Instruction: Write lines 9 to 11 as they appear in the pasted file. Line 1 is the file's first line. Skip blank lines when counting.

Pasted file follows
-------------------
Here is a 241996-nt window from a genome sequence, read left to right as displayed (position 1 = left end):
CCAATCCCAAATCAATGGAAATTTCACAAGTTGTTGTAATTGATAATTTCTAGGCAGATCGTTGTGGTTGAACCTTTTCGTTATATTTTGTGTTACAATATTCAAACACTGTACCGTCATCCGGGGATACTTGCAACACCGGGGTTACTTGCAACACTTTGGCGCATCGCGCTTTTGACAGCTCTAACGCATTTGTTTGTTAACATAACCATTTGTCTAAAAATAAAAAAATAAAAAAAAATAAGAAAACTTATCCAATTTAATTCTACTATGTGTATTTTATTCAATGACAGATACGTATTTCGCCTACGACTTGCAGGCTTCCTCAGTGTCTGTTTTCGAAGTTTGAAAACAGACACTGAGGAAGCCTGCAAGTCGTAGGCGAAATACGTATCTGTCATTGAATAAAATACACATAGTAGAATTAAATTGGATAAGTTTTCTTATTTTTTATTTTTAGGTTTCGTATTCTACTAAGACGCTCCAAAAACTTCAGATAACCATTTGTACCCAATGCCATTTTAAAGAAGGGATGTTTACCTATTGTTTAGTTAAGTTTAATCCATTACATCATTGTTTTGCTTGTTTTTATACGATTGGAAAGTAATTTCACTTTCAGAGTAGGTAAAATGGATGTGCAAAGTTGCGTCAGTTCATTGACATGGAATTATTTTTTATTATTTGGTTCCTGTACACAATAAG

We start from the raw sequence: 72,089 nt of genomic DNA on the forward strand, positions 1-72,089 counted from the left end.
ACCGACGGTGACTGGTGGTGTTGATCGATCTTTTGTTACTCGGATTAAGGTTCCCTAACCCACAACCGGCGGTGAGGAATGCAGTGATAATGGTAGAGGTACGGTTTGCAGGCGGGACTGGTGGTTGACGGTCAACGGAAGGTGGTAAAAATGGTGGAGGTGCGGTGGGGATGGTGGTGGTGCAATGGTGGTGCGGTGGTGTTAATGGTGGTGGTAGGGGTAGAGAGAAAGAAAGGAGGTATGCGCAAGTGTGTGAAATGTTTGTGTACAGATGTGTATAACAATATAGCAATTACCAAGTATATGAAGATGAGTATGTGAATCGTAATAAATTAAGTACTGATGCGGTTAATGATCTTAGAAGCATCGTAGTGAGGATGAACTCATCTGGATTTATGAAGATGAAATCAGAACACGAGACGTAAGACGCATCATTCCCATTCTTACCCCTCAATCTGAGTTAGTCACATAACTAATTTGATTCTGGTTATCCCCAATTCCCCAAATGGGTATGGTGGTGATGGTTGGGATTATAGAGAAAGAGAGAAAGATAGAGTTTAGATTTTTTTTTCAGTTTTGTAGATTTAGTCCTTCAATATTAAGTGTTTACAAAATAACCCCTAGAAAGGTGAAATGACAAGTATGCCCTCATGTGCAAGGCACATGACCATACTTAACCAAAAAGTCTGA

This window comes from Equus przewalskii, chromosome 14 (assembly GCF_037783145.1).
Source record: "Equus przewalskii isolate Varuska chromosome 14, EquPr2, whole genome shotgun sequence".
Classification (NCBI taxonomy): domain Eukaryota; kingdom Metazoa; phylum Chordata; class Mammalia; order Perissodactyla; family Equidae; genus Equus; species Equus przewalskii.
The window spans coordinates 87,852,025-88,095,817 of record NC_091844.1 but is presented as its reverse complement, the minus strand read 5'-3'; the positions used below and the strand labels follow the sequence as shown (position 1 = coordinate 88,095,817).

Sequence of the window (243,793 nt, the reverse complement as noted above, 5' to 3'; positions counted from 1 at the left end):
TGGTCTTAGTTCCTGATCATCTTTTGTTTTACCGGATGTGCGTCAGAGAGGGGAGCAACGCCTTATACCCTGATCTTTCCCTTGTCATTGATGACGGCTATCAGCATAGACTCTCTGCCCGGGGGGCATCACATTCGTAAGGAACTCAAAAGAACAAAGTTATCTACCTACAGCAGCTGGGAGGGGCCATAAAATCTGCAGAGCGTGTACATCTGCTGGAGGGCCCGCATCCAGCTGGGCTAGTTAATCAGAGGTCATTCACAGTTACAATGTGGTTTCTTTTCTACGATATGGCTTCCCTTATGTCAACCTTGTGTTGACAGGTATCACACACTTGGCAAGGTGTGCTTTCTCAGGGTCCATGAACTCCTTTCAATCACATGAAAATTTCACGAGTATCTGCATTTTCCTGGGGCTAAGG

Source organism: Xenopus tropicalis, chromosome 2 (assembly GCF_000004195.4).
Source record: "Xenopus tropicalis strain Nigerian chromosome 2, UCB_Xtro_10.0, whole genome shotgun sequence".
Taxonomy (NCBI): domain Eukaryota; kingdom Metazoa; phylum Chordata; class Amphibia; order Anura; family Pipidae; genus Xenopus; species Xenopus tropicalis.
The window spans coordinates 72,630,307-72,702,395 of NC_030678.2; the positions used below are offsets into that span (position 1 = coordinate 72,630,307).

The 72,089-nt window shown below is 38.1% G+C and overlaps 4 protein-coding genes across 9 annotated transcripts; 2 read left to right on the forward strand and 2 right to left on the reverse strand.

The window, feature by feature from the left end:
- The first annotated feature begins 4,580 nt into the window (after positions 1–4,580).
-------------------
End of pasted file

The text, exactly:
Sequence of the window (243,793 nt, the reverse complement as noted above, 5' to 3'; positions counted from 1 at the left end):
TGGTCTTAGTTCCTGATCATCTTTTGTTTTACCGGATGTGCGTCAGAGAGGGGAGCAACGCCTTATACCCTGATCTTTCCCTTGTCATTGATGACGGCTATCAGCATAGACTCTCTGCCCGGGGGGCATCACATTCGTAAGGAACTCAAAAGAACAAAGTTATCTACCTACAGCAGCTGGGAGGGGCCATAAAATCTGCAGAGCGTGTACATCTGCTGGAGGGCCCGCATCCAGCTGGGCTAGTTAATCAGAGGTCATTCACAGTTACAATGTGGTTTCTTTTCTACGATATGGCTTCCCTTATGTCAACCTTGTGTTGACAGGTATCACACACTTGGCAAGGTGTGCTTTCTCAGGGTCCATGAACTCCTTTCAATCACATGAAAATTTCACGAGTATCTGCATTTTCCTGGGGCTAAGG

Source organism: Xenopus tropicalis, chromosome 2 (assembly GCF_000004195.4).